The way the country is governed “must change” or Britain’s future could be at risk, the shadow levelling-up secretary is expected to say.
Lisa Nandy, in a speech at the Convention of the North on Wednesday, is due to outline Labour’s proposal to unleash the “power of all people in all parts of Britain” by handing Westminster controls to local communities.
She will accuse the Conservatives of having “written off” areas that once fuelled the UK economy and failing to deliver on the 2019 manifesto pledge of creating opportunities outside of London and the south-east of England.
Ms Nandy is expected to say in Manchester: “Ambition is everywhere in the towns, villages, and cities that were once the engines of Britain, for too long written off and written out of our national story.
“For 15 years, since the global crash, the failure of running an economy like this has been plain to see.
“But every time the public has sounded the alarm, hitting our politicians with tsunami after tsunami of discontent, our creaking political system has done nothing.
“This is the collective task facing our generation of political leaders: to respond to that siren call or face obsolescence. To change or die.”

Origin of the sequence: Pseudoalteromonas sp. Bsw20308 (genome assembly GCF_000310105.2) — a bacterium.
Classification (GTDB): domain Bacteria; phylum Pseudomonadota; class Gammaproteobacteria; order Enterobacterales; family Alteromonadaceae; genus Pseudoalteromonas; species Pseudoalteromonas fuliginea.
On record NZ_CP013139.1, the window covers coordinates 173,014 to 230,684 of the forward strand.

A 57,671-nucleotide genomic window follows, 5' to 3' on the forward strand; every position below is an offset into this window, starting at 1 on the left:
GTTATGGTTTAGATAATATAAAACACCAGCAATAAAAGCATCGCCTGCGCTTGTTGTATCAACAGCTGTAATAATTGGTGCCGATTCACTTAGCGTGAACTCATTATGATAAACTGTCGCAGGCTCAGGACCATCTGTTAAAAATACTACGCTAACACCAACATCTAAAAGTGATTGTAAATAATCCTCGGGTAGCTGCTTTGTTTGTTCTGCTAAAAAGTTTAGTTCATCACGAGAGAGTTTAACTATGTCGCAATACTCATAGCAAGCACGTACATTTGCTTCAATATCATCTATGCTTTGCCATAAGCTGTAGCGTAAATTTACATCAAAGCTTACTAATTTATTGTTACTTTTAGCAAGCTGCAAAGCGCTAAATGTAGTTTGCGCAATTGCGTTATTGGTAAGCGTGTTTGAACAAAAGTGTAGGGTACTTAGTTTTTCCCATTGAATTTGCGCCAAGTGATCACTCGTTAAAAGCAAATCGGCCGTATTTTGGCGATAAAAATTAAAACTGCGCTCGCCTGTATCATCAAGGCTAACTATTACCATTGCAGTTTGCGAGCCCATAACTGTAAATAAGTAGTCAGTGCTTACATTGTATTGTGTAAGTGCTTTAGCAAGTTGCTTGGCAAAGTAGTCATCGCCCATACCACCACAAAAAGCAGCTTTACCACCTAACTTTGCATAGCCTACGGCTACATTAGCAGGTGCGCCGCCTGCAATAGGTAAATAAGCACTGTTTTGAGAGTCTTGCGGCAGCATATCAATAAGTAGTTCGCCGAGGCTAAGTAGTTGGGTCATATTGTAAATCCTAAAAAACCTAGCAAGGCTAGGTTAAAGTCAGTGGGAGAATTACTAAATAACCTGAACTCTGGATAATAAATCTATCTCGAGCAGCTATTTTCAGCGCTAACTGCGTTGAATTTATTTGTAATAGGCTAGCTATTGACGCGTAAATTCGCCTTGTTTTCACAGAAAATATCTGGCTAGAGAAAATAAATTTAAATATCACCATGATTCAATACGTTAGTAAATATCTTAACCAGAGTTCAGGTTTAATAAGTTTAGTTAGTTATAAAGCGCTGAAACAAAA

The shadow cabinet member will urge local leaders to tell Labour what powers they need to drive growth in their areas as part of what Opposition leader Sir Keir Starmer has called his Take Back Control Act.
Ms Nandy said the legislation, described as the centrepiece of the first King’s Speech under a new Labour administration, would look to “empower our communities to take control of their own economic future”.
The Wigan MP will tell the conference that her party, should it win the next general election, would carry out its commitment to hand over powers in a wide range of policy areas, including housing, energy, childcare, buses, trains, skills, training and employment.
Party officials said Ms Nandy will describe the current funding model for local government as “absurd” and “undemocratic”, with the system replaced by a “significant expansion of economic devolution in England” during a Starmer premiership.
Vowing to “end a century of centralisation”, Ms Nandy will promise to “bake” that pledge “into our first two terms of government”.
Ms Nandy will say: “Unleashing the power of all people in all parts of Britain is no longer a ‘nice to have’, a local or a regional issue — it is at the heart of whether this country has a future or not.”
Labour is currently the frontrunner to lead the next UK government, with Sir Keir’s party about 20 points ahead of Rishi Sunak’s Conservatives in most opinion polls with an election less than two years away.
Levelling-Up Secretary Michael Gove is also scheduled to speak at the same event on Wednesday.
A Department for Levelling Up, Housing and Communities spokeswoman said: “We have overseen the greatest transfer of power from Whitehall to local leaders across England in modern times.
“This includes agreeing six landmark devolution deals, such as with the North East and York and North Yorkshire, unlocking more than £4.5 billion in new investment for seven million people.
“More than 50% of England will now be covered by a devolution deal meaning they have a greater say in the local issues that affect them such as housing and skills.”